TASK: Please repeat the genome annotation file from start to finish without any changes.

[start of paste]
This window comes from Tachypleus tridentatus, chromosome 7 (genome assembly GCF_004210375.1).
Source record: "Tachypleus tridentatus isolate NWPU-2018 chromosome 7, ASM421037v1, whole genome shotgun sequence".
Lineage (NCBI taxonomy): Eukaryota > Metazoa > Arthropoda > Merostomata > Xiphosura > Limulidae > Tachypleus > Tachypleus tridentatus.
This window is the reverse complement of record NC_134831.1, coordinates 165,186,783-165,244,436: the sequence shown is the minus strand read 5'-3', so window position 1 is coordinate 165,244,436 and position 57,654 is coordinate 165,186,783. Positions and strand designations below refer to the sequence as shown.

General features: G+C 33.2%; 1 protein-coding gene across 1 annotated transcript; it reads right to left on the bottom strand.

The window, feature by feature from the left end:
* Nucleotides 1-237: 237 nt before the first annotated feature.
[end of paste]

This window comes from Tachypleus tridentatus, chromosome 7 (genome assembly GCF_004210375.1).
Source record: "Tachypleus tridentatus isolate NWPU-2018 chromosome 7, ASM421037v1, whole genome shotgun sequence".
Lineage (NCBI taxonomy): Eukaryota > Metazoa > Arthropoda > Merostomata > Xiphosura > Limulidae > Tachypleus > Tachypleus tridentatus.
This window is the reverse complement of record NC_134831.1, coordinates 165,186,783-165,244,436: the sequence shown is the minus strand read 5'-3', so window position 1 is coordinate 165,244,436 and position 57,654 is coordinate 165,186,783. Positions and strand designations below refer to the sequence as shown.

General features: G+C 33.2%; 1 protein-coding gene across 1 annotated transcript; it reads right to left on the bottom strand.

The window, feature by feature from the left end:
* Nucleotides 1-237: 237 nt before the first annotated feature.